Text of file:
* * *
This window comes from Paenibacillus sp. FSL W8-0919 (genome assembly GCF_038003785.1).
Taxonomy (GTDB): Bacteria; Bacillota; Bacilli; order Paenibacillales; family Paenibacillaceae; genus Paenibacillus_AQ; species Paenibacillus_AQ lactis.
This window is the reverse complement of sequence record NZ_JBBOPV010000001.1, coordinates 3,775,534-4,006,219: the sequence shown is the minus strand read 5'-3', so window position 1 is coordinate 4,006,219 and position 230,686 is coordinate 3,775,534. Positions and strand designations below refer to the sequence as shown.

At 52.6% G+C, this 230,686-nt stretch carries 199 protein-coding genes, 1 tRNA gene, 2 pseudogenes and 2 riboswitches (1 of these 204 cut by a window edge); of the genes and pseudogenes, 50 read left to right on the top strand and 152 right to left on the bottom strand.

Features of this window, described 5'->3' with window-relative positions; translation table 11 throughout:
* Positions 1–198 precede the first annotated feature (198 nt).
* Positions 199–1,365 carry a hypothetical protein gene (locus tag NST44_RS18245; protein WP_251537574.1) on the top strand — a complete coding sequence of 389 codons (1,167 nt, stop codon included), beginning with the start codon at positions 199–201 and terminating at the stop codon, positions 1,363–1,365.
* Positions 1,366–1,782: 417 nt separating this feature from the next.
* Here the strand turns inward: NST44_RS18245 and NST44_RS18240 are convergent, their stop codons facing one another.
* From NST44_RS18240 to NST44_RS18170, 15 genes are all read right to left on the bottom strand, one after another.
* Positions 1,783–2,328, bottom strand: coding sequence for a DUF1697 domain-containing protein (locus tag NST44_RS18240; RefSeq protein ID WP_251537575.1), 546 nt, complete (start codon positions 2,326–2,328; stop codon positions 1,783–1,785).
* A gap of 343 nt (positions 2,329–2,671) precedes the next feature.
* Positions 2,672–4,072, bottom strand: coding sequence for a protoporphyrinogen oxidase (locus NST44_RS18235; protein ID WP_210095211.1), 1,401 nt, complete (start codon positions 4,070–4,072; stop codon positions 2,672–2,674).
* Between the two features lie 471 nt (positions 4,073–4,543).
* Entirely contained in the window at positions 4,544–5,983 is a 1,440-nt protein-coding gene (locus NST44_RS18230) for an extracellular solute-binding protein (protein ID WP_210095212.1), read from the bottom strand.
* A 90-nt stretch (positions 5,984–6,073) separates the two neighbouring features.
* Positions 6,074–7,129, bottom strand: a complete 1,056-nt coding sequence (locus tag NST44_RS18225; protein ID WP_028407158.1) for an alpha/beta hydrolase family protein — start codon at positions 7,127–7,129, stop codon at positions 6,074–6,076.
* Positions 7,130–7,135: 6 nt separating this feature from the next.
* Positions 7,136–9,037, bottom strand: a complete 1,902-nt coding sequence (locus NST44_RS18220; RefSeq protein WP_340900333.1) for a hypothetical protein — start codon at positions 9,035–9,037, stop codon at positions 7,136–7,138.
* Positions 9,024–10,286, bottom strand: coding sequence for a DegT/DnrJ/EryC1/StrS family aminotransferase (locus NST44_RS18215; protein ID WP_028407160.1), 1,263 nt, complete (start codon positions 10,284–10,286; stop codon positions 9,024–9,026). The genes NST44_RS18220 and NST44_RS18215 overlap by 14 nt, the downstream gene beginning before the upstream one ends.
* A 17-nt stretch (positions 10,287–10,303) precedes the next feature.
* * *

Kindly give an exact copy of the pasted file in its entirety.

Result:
This window comes from Paenibacillus sp. FSL W8-0919 (genome assembly GCF_038003785.1).
Taxonomy (GTDB): Bacteria; Bacillota; Bacilli; order Paenibacillales; family Paenibacillaceae; genus Paenibacillus_AQ; species Paenibacillus_AQ lactis.
This window is the reverse complement of sequence record NZ_JBBOPV010000001.1, coordinates 3,775,534-4,006,219: the sequence shown is the minus strand read 5'-3', so window position 1 is coordinate 4,006,219 and position 230,686 is coordinate 3,775,534. Positions and strand designations below refer to the sequence as shown.

At 52.6% G+C, this 230,686-nt stretch carries 199 protein-coding genes, 1 tRNA gene, 2 pseudogenes and 2 riboswitches (1 of these 204 cut by a window edge); of the genes and pseudogenes, 50 read left to right on the top strand and 152 right to left on the bottom strand.

Features of this window, described 5'->3' with window-relative positions; translation table 11 throughout:
* Positions 1–198 precede the first annotated feature (198 nt).
* Positions 199–1,365 carry a hypothetical protein gene (locus tag NST44_RS18245; protein WP_251537574.1) on the top strand — a complete coding sequence of 389 codons (1,167 nt, stop codon included), beginning with the start codon at positions 199–201 and terminating at the stop codon, positions 1,363–1,365.
* Positions 1,366–1,782: 417 nt separating this feature from the next.
* Here the strand turns inward: NST44_RS18245 and NST44_RS18240 are convergent, their stop codons facing one another.
* From NST44_RS18240 to NST44_RS18170, 15 genes are all read right to left on the bottom strand, one after another.
* Positions 1,783–2,328, bottom strand: coding sequence for a DUF1697 domain-containing protein (locus tag NST44_RS18240; RefSeq protein ID WP_251537575.1), 546 nt, complete (start codon positions 2,326–2,328; stop codon positions 1,783–1,785).
* A gap of 343 nt (positions 2,329–2,671) precedes the next feature.
* Positions 2,672–4,072, bottom strand: coding sequence for a protoporphyrinogen oxidase (locus NST44_RS18235; protein ID WP_210095211.1), 1,401 nt, complete (start codon positions 4,070–4,072; stop codon positions 2,672–2,674).
* Between the two features lie 471 nt (positions 4,073–4,543).
* Entirely contained in the window at positions 4,544–5,983 is a 1,440-nt protein-coding gene (locus NST44_RS18230) for an extracellular solute-binding protein (protein ID WP_210095212.1), read from the bottom strand.
* A 90-nt stretch (positions 5,984–6,073) separates the two neighbouring features.
* Positions 6,074–7,129, bottom strand: a complete 1,056-nt coding sequence (locus tag NST44_RS18225; protein ID WP_028407158.1) for an alpha/beta hydrolase family protein — start codon at positions 7,127–7,129, stop codon at positions 6,074–6,076.
* Positions 7,130–7,135: 6 nt separating this feature from the next.
* Positions 7,136–9,037, bottom strand: a complete 1,902-nt coding sequence (locus NST44_RS18220; RefSeq protein WP_340900333.1) for a hypothetical protein — start codon at positions 9,035–9,037, stop codon at positions 7,136–7,138.
* Positions 9,024–10,286, bottom strand: coding sequence for a DegT/DnrJ/EryC1/StrS family aminotransferase (locus NST44_RS18215; protein ID WP_028407160.1), 1,263 nt, complete (start codon positions 10,284–10,286; stop codon positions 9,024–9,026). The genes NST44_RS18220 and NST44_RS18215 overlap by 14 nt, the downstream gene beginning before the upstream one ends.
* A 17-nt stretch (positions 10,287–10,303) precedes the next feature.